Throughout this Advent season, I have been reflecting a lot on migrants and the ways in which they are one of the most vulnerable populations. Simultaneously, I have also been thinking about the plight of the Holy Family – Jesus, Mary, and Joseph. We have often failed to uphold migrants’, refugees’, and survivors’ of human trafficking rights while also failing to come alongside them in their fight for justice.
As the story is told in the Gospel of Matthew, after Mary gave birth to Jesus, their family had to flee Bethlehem and seek safety in Egypt because King Herod was planning to kill baby Jesus. In this situation, we have a family who is forced to flee their homeland for fear of persecution. This is where I began to draw a parallel in my reflection between the plight of the Holy Family, and the classic modern-day definition of a refugee. According to the United Nations High Commissioner for Refugees, a refugee is defined as “someone who has been forced to flee his or her country because of persecution, war, or violence. A refugee has a well-founded fear of persecution for reasons of race, religion, nationality, political opinion or membership in a particular social group.” At the most basic level, there is no difference between then and now. So why is it then we are so easily able and excited to celebrate Christmas, but not welcome refugees with the same welcoming arms and listening ears?
I have been reminded that if I am going to call myself a Christian and celebrate in the birth of Jesus, then I am also called to fight for the protection of migrants’ and refugees’ rights, such as their right to be with their families, their right to not be held in detention centers, etc.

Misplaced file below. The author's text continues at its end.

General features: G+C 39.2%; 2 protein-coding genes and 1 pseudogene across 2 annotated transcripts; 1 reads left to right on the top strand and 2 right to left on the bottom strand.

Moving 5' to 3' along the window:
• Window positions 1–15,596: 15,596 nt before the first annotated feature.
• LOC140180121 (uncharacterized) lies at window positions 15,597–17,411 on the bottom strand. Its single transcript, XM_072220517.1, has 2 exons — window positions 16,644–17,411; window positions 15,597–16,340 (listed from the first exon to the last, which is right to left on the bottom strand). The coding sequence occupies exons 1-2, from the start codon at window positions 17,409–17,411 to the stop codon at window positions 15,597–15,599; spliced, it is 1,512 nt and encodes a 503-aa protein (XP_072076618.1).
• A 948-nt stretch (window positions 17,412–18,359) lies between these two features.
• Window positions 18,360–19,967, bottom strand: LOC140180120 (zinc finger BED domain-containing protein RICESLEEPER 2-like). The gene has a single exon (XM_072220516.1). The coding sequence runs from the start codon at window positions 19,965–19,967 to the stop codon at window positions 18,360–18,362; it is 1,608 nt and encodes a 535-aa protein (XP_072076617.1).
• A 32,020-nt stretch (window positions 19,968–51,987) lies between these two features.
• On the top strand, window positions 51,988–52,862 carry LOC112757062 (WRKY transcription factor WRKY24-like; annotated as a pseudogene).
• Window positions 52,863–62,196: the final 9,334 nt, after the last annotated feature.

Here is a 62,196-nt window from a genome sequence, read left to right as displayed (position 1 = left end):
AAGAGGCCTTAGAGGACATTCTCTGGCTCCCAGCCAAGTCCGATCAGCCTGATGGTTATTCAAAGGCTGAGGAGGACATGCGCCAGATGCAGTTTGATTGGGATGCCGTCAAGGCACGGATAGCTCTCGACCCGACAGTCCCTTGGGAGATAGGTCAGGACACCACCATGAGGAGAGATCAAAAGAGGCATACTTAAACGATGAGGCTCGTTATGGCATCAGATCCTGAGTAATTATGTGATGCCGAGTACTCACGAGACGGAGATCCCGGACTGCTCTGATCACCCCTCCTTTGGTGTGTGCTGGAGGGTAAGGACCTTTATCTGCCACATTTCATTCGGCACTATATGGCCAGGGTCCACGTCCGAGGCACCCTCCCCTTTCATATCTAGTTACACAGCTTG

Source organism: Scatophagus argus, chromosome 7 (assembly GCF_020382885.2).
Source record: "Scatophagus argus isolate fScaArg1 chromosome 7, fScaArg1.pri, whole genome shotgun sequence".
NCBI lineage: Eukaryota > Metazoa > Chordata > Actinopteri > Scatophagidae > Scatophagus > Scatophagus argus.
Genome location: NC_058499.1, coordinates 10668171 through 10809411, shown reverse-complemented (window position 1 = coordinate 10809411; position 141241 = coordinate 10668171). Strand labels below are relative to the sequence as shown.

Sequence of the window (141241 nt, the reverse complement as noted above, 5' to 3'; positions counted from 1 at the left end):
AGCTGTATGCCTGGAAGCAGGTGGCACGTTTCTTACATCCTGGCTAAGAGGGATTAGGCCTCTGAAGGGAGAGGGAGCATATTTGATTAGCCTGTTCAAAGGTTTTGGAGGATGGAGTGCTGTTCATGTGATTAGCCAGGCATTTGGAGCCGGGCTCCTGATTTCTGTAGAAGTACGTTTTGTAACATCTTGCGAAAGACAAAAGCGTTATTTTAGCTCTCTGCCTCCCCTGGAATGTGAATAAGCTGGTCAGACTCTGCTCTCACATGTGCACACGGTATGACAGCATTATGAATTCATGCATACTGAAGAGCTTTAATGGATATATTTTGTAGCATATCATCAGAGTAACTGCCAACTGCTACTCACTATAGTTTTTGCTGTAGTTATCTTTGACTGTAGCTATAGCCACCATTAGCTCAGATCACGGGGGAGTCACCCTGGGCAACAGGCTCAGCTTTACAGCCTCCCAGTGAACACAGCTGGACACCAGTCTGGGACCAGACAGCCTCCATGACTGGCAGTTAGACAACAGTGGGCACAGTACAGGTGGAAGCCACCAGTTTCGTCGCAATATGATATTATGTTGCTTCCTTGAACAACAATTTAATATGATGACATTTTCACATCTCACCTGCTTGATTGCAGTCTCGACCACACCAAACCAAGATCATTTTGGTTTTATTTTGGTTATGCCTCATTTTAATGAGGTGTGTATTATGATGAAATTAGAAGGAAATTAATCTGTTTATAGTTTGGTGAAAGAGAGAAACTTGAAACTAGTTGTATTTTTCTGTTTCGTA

Additionally, January is the Human Trafficking Awareness Month. Continuing on into February, the church celebrates St. Jospehine Bakhita, the Patron Saint of Human Trafficking, on February 8. St. Jospehine’s story also calls us to reflect on how we treat survivors of human trafficking. Somewhere around February 1877, Josephine was kidnapped as a child, and she was forced to walk barefoot over 600 miles to a slave market. Throughout this journey, she was bought and sold at least twice; however, in the next 12 years, she was bought, sold, and given away over a dozen times. To put it more into perspective, she spent so much time in captivity that she forgot her name that was given to her at birth. After suffering brutal beatings for many years and being held in captivity, she was eventually freed and chose to pursue a call to Christ. She was welcomed into the Canossian Sisters, and went on to become a Sister herself. For the rest of her life, she gave glory and thanks to God as she told her story all throughout the world to spread awareness around human trafficking.
Similar to St. Jospehine, Talitha Kum is an organization led by consecrated women who live in solidarity with those who suffer the consequences of human trafficking. Their mission to end human trafficking is done through “collabortive initiatives focused around prevention, protection, social reintegration and rehabilitation of survivors, partnership and advocacy, promoting actions that affect the systemic causes.” As I was reading more on their website, I also came across this quote that I believe ties into Advent season, human trafficking awareness month, and the feast day of St. Josephine Bakhita: “We accept the invitation to take the side of those who are discriminated against, exploited and victimized by modern slavery, breaking the silence, indifference and conformism that support human trafficking and all forms of commidifcation of life.” We too need to accept this invitation.
I will leave you with this quote that moved me and called me to sit in prayer: “If we could welcome the Holy Family to our parish and provide a place where Mary could give birth to Christ the child, shouldn’t we do the same in the name of Jesus to those who come to us for help?” What are you doing this Advent season when people come to you for help? In our everyday lives, we should have compassion and be ready to welcome and care for modern-day refugees, migrants, and survivors of human trafficking, the same way we prepare to welcome the birth of Jesus every Dec. 25 throughout the years. We wish you a Merry Christmas, and a Happy New Year! You are in our prayers as we enter into the new year and accept the invitation to welcome and fight for the rights of migrants, refugees, and survivors of human trafficking.
Written by Allison Moser